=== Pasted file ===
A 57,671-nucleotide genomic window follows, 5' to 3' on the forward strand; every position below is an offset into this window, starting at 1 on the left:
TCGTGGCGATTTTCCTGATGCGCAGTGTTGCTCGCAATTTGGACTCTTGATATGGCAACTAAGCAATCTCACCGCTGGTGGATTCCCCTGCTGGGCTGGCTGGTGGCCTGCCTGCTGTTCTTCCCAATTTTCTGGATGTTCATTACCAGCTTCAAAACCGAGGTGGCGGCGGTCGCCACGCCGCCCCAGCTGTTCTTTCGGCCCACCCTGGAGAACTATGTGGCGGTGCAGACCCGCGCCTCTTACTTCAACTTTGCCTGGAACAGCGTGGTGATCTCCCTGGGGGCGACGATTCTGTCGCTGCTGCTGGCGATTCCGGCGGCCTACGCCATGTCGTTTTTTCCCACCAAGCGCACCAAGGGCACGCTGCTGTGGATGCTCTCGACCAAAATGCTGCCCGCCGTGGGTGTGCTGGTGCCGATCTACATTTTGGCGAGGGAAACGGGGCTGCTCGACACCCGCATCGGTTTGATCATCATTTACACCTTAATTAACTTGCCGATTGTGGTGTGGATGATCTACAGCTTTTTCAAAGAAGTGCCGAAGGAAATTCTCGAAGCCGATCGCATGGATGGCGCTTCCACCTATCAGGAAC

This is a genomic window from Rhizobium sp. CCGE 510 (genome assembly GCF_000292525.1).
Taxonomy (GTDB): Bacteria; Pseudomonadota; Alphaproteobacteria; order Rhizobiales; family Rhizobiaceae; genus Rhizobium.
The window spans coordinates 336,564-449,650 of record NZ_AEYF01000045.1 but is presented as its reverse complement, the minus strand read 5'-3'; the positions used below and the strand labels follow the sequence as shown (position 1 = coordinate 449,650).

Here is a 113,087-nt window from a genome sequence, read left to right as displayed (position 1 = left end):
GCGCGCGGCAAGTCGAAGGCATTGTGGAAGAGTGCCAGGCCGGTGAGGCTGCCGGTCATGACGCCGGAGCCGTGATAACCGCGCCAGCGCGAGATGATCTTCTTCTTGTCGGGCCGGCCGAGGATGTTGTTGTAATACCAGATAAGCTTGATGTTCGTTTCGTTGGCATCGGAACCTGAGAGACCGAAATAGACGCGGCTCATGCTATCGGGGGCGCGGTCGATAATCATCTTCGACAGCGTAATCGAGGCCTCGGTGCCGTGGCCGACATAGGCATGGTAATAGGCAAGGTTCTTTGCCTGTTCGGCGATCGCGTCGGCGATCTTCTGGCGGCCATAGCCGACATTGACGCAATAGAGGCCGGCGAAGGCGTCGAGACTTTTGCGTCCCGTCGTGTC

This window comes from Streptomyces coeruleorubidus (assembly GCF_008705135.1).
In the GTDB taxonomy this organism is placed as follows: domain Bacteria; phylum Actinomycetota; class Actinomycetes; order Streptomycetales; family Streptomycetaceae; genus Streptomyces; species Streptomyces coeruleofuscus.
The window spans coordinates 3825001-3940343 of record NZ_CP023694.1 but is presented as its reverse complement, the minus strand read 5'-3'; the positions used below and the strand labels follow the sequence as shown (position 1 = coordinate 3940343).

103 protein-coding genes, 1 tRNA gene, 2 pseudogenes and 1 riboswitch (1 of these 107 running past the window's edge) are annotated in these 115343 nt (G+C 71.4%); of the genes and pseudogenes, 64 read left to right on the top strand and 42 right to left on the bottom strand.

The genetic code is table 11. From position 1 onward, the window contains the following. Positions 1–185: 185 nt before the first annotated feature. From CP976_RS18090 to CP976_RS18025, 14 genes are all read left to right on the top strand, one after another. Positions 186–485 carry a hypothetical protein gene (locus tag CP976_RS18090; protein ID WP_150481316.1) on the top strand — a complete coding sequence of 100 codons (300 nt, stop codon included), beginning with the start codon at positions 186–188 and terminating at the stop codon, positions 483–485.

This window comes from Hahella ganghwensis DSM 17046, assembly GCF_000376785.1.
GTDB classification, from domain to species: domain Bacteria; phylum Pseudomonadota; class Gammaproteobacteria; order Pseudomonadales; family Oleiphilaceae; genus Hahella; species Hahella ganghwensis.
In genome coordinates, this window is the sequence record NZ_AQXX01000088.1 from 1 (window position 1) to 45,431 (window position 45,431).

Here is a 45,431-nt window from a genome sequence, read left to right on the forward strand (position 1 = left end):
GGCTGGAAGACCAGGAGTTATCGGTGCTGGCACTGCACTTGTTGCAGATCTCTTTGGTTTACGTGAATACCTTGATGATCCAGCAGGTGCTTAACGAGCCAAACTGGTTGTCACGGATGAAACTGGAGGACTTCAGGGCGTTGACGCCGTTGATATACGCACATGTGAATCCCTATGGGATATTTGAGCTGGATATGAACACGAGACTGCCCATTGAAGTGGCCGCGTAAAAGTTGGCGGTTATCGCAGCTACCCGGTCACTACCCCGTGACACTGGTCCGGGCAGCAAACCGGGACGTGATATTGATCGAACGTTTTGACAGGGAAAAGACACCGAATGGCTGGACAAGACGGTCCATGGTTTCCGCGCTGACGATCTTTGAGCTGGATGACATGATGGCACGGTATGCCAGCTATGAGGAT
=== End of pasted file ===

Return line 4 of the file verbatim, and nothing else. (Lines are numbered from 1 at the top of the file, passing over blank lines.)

Taxonomy (GTDB): Bacteria; Pseudomonadota; Alphaproteobacteria; order Rhizobiales; family Rhizobiaceae; genus Rhizobium.